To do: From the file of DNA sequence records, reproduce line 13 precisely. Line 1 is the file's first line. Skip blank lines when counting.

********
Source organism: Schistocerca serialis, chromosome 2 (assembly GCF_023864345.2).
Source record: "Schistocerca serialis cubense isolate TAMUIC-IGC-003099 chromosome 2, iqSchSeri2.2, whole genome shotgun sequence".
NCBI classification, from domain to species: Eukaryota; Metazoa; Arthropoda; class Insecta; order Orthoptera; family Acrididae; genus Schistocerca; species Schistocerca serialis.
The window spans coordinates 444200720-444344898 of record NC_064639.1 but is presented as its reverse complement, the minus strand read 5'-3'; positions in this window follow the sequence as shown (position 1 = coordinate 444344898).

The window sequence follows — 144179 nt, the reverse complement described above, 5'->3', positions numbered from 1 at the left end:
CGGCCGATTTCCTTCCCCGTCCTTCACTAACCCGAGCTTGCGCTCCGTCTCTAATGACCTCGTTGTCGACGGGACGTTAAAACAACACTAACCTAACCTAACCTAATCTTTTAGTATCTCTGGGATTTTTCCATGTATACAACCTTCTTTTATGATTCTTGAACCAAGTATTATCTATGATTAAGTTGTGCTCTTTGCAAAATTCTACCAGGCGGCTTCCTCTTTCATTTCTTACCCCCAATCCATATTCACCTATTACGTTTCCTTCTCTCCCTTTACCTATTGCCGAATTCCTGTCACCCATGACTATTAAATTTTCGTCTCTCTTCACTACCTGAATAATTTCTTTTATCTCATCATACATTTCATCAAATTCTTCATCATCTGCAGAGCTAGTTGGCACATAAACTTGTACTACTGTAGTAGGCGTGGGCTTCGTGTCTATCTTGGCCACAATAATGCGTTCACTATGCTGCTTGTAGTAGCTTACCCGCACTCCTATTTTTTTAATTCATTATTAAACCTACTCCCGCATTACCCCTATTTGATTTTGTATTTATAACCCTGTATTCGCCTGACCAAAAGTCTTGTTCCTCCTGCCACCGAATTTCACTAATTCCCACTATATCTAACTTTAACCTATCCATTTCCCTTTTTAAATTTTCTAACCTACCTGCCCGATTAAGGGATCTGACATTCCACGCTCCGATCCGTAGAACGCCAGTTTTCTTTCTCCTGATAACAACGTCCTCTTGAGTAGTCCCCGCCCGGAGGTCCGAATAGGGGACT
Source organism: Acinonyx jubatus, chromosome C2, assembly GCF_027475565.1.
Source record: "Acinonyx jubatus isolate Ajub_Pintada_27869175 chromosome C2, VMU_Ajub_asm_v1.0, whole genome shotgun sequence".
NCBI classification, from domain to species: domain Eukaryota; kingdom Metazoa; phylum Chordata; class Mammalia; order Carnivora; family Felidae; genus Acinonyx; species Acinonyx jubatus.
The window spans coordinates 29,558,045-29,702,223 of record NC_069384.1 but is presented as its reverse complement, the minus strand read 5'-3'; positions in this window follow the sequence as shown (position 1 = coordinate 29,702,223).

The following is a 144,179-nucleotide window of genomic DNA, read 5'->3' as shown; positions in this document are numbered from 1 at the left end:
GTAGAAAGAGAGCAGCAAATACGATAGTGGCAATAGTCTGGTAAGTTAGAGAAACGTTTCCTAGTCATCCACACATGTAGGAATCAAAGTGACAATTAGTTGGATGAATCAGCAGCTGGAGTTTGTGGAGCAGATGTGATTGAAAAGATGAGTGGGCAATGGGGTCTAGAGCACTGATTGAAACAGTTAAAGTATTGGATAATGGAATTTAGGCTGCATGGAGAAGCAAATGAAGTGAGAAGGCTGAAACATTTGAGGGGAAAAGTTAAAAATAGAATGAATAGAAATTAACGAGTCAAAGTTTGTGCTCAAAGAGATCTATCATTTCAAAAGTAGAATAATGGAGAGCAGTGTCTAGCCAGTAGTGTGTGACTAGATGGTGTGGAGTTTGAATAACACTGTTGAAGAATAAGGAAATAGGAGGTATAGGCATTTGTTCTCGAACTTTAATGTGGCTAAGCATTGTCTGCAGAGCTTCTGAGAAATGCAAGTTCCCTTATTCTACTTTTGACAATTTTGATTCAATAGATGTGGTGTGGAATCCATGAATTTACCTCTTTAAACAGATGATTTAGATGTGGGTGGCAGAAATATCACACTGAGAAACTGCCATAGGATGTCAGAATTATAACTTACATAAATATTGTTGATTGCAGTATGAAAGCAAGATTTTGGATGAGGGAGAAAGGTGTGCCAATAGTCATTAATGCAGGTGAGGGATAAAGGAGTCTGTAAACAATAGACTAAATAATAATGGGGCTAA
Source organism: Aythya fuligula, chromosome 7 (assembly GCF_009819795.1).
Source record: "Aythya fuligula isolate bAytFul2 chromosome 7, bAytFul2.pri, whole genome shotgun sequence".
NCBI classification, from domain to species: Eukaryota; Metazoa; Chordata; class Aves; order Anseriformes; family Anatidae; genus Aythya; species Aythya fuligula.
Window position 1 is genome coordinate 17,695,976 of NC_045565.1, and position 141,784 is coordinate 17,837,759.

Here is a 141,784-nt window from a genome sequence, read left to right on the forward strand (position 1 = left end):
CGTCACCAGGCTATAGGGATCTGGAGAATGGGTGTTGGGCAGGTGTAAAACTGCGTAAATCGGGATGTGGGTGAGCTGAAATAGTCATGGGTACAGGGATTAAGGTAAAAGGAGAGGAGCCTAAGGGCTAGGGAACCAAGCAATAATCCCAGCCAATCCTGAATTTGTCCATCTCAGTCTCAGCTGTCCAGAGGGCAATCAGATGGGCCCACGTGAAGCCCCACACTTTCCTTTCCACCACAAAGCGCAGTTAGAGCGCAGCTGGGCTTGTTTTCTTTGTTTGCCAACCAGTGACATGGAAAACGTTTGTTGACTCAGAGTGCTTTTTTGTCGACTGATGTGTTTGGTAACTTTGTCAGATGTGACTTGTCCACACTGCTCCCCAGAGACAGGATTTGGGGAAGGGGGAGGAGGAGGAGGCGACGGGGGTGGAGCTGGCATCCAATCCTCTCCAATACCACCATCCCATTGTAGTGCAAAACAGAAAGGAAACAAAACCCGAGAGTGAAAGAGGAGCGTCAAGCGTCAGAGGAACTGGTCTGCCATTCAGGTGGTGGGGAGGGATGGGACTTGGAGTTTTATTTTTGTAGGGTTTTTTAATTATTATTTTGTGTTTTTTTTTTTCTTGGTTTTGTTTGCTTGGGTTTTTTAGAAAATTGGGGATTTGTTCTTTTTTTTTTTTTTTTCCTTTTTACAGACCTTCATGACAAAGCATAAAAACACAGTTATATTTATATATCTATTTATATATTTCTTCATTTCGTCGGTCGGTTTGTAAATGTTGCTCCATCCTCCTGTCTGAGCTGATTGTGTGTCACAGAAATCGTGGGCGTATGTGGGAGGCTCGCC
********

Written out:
Source organism: Aythya fuligula, chromosome 7 (assembly GCF_009819795.1).